12. 12. LEARNERS AS INTERPRETERS: PERSONAL ANALYTICS
    13. 13. RELATIONSHIPS NOT NODES: EMERGENT PROFESSIONAL PROFILES Pre-defined links to standards or activities Stipulated Individual patterns based on observed success Emergent Group patterns based on observed success Collective
    14. 14. RELATIONSHIPS NOT NODES: SOCIAL LEARNING NETWORK ANALYSIS
    15. 15. RELATIONSHIPS NOT NODES: EPISTEMIC NETWORK ANALYSIS STEM professions defined by SKIVE Skills, Knowledge, Values, Identity, Epistemology
    16. 16. EMBODIED CONSEQUENCES Digital badges: Focus on audiences as was well as issuers and earners Learning analytics: Research use by actual decision makers and its effects on learners
    17. 17. Our goal is to develop an understanding of validity that begins with the questions that are being asked; that can develop, analyze, and integrate multiple types of evidence at different levels of scale; that is dynamic in the sense that questions, available evidence, and interpretations can evolve dialectically as inquirers learn from their inquiry; that allows attention to the antecedents and anticipated and actual consequents … and that situates the assessment in the broader context in which it is used. A validity theory can also be construed as the representation of an epistemology—a philosophical stance on the nature and justification of knowledge claims—which entails a philosophy of science. Moss, et.al., “Validity in Educational Assessment”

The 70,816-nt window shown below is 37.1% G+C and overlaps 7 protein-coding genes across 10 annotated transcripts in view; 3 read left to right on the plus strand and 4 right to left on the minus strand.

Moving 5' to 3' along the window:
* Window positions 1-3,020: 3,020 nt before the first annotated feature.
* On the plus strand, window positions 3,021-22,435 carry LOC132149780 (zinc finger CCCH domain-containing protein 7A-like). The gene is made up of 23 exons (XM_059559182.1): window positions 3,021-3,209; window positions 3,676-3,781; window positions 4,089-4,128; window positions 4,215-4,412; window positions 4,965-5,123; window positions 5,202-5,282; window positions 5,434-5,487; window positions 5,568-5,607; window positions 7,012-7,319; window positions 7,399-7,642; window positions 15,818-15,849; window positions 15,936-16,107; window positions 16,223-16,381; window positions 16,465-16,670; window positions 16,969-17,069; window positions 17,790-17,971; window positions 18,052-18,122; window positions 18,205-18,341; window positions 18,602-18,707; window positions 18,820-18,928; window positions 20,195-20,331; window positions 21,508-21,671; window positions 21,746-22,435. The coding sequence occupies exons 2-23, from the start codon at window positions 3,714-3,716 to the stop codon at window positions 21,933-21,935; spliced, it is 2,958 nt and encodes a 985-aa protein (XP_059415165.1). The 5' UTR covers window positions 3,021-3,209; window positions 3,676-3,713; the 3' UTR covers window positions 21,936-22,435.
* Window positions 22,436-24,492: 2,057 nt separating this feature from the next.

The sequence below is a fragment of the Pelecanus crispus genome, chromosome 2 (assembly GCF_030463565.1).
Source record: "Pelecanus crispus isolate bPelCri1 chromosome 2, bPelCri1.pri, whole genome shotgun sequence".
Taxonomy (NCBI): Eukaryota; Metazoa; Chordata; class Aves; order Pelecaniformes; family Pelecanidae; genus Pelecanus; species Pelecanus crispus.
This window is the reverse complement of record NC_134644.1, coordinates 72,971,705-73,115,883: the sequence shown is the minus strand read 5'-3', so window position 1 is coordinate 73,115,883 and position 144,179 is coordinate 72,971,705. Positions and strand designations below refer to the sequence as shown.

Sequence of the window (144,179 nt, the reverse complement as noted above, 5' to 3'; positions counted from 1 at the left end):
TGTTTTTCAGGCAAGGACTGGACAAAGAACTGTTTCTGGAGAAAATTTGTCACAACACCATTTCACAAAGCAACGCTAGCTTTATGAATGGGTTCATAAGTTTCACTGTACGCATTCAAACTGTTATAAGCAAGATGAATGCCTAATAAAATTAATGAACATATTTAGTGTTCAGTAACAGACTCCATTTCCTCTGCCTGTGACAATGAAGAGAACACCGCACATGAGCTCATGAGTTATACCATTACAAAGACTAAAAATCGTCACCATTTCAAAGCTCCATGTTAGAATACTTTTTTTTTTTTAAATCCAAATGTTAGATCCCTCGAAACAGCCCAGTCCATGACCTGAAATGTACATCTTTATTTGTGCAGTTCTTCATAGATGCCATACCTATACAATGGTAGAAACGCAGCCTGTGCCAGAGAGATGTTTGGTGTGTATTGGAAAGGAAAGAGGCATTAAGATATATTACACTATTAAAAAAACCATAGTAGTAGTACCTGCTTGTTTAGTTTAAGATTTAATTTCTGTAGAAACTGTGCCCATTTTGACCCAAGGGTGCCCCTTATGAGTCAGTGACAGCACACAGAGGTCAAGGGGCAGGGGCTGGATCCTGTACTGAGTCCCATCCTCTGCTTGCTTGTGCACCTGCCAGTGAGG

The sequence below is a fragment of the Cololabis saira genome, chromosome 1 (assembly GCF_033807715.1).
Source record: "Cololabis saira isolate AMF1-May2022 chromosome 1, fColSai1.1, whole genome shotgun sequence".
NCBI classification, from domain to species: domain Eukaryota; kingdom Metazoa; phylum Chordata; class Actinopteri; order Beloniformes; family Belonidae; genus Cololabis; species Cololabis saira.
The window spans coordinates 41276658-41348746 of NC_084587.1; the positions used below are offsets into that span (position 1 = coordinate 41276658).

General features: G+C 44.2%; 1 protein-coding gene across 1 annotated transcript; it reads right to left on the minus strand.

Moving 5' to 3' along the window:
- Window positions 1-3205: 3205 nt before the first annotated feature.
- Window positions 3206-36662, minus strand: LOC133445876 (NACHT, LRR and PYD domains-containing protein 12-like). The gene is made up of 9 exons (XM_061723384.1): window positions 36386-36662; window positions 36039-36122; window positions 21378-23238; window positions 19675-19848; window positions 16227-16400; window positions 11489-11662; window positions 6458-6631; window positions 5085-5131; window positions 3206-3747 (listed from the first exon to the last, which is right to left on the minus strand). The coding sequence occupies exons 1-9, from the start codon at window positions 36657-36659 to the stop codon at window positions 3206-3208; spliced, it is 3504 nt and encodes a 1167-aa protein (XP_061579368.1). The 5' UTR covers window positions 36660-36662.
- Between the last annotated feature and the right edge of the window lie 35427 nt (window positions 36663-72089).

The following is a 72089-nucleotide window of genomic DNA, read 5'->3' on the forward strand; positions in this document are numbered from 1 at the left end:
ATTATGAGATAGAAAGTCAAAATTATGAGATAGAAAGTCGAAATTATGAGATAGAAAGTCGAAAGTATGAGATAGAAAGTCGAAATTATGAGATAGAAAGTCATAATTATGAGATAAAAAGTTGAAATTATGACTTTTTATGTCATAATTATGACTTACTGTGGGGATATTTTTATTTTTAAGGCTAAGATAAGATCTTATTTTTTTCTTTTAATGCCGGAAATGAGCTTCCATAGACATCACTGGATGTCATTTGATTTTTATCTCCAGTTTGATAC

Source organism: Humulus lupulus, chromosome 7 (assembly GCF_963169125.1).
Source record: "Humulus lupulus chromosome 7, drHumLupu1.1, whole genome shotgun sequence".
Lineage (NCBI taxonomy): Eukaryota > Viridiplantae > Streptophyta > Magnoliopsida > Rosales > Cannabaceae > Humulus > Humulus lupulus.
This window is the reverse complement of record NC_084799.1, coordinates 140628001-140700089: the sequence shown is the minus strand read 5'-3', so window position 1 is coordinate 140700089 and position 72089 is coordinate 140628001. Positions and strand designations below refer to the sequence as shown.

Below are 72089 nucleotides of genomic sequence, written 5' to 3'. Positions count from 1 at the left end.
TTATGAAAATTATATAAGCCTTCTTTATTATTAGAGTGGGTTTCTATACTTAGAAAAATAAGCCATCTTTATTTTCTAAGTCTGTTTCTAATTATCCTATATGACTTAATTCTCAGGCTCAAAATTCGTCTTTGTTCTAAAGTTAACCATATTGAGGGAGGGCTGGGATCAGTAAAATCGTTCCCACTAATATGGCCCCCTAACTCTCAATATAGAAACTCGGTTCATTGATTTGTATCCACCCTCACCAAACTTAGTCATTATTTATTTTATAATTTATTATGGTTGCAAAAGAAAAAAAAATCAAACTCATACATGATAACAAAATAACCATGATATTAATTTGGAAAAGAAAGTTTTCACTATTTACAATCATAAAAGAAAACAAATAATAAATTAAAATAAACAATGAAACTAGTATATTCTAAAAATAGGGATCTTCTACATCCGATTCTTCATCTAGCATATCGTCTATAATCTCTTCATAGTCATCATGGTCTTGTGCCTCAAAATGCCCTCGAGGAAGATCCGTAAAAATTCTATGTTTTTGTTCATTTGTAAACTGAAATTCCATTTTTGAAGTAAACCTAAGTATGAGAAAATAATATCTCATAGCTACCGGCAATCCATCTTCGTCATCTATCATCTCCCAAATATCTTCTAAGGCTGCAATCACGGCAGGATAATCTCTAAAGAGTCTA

18. 18. STANDARDS FOR INTERPRETIVE DIALOG Hermeneutics and deliberative democracy theory as alternative epistemologies for validity theories  Set standards for how we hold discussions about evidence to make decisions rather than about what evidence to consider Badges and learning analytics as heuristics, mediators of meaning making conversations Need tools and techniques for interpretive discussion
    19. 19. PRINCIPLES OF DELIBERATION Publicity • Deliberative system which informs and holds accountable Inclusiveness • All impacted by decisions can participate Reasonableness • Economy of moral objections • Respect for reasonable disagreement Provisionality • Openess to changing positions and decisions
    20. 20. BETTER TOGETHER Badges and learning analytics can enrich eportfolios through new types and structures of evidence algorithmically identified patterns Eportfolios offer authenticity for legitimacy and commitment integration for context and meaningfulness direct contribution to learning through compostion
    21. 21. CONTACT Darren Cambridge American Institutes for Research @dcambrid dcambridge@air.org